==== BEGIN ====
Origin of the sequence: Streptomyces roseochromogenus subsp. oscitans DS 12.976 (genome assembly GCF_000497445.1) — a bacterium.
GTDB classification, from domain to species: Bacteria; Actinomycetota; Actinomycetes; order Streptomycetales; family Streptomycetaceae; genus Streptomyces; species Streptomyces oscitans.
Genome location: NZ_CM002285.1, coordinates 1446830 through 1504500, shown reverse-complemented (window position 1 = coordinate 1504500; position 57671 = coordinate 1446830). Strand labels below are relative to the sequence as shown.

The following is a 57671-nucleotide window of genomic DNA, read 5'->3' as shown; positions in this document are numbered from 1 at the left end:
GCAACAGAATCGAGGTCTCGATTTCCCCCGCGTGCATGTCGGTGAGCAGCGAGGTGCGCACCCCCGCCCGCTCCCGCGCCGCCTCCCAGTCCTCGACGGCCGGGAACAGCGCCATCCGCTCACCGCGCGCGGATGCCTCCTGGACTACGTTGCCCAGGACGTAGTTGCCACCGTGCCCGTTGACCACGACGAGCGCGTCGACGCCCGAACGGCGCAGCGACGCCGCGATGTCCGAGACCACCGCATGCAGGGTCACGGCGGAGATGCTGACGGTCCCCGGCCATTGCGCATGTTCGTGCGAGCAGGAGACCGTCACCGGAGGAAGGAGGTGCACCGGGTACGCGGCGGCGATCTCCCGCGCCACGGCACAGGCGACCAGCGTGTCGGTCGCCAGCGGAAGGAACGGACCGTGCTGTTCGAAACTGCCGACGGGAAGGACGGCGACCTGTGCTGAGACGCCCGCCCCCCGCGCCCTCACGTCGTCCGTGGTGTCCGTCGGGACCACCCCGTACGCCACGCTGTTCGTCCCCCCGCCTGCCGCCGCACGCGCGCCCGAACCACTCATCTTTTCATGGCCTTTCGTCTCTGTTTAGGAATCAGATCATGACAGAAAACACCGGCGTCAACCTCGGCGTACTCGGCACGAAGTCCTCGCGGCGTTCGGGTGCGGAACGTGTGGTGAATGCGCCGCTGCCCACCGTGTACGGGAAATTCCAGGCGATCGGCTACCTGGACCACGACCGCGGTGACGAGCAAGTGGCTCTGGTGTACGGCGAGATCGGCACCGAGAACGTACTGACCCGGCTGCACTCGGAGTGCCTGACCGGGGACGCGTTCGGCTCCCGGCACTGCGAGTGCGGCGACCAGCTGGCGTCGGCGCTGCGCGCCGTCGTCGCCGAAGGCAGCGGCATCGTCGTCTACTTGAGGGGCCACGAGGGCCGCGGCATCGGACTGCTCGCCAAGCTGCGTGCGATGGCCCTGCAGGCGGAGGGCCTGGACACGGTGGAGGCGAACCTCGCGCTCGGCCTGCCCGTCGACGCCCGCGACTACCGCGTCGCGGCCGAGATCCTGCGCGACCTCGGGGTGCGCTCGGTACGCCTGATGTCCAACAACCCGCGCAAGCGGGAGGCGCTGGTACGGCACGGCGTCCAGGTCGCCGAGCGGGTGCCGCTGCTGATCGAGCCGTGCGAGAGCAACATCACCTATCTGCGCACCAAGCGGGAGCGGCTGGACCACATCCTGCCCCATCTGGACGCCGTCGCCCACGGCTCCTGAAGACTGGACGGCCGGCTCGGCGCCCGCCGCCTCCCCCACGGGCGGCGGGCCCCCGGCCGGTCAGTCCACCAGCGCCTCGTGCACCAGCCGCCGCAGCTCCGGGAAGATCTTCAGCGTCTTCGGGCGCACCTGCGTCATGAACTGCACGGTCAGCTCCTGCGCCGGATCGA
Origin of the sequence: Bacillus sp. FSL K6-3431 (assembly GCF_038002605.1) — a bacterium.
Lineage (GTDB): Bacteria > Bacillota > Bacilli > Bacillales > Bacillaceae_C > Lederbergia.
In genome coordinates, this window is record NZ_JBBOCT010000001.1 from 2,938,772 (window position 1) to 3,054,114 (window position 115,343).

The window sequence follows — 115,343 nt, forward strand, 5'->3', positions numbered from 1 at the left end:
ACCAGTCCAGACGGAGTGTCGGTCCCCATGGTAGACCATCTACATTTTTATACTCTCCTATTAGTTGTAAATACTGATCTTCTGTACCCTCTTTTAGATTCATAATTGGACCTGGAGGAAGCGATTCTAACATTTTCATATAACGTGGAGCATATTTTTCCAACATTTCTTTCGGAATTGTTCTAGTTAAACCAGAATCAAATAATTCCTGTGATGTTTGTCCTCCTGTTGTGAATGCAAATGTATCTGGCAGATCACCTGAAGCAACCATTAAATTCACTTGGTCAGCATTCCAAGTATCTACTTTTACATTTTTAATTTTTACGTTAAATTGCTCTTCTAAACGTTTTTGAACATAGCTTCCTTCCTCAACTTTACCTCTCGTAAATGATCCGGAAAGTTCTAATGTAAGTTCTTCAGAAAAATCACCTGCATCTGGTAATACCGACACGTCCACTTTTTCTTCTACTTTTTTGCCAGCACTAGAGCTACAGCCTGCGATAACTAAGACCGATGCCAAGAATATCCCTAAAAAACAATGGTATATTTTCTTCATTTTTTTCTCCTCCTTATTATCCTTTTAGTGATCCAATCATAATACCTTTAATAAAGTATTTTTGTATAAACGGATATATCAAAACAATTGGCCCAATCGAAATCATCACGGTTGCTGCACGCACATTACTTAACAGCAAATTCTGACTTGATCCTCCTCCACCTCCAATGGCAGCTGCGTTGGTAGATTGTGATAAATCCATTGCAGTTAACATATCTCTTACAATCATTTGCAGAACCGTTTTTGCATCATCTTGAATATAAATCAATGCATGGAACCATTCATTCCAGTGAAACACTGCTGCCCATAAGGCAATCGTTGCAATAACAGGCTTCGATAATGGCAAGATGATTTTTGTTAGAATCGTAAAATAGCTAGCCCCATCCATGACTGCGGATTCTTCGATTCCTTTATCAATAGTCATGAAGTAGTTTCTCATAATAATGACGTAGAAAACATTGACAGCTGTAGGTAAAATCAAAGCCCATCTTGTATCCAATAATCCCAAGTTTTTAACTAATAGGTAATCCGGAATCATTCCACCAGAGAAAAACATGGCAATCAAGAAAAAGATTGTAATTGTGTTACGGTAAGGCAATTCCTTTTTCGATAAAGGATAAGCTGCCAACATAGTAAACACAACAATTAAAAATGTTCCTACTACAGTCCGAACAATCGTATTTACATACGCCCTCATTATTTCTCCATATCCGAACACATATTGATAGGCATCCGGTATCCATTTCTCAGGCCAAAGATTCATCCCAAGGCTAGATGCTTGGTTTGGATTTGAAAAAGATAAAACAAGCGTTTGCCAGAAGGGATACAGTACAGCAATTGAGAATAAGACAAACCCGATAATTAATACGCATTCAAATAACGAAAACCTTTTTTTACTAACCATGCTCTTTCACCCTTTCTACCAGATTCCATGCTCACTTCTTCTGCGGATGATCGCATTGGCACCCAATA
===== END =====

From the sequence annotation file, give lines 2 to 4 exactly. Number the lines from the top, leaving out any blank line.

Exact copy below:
GTDB classification, from domain to species: Bacteria; Actinomycetota; Actinomycetes; order Streptomycetales; family Streptomycetaceae; genus Streptomyces; species Streptomyces oscitans.
Genome location: NZ_CM002285.1, coordinates 1446830 through 1504500, shown reverse-complemented (window position 1 = coordinate 1504500; position 57671 = coordinate 1446830). Strand labels below are relative to the sequence as shown.

The following is a 57671-nucleotide window of genomic DNA, read 5'->3' as shown; positions in this document are numbered from 1 at the left end: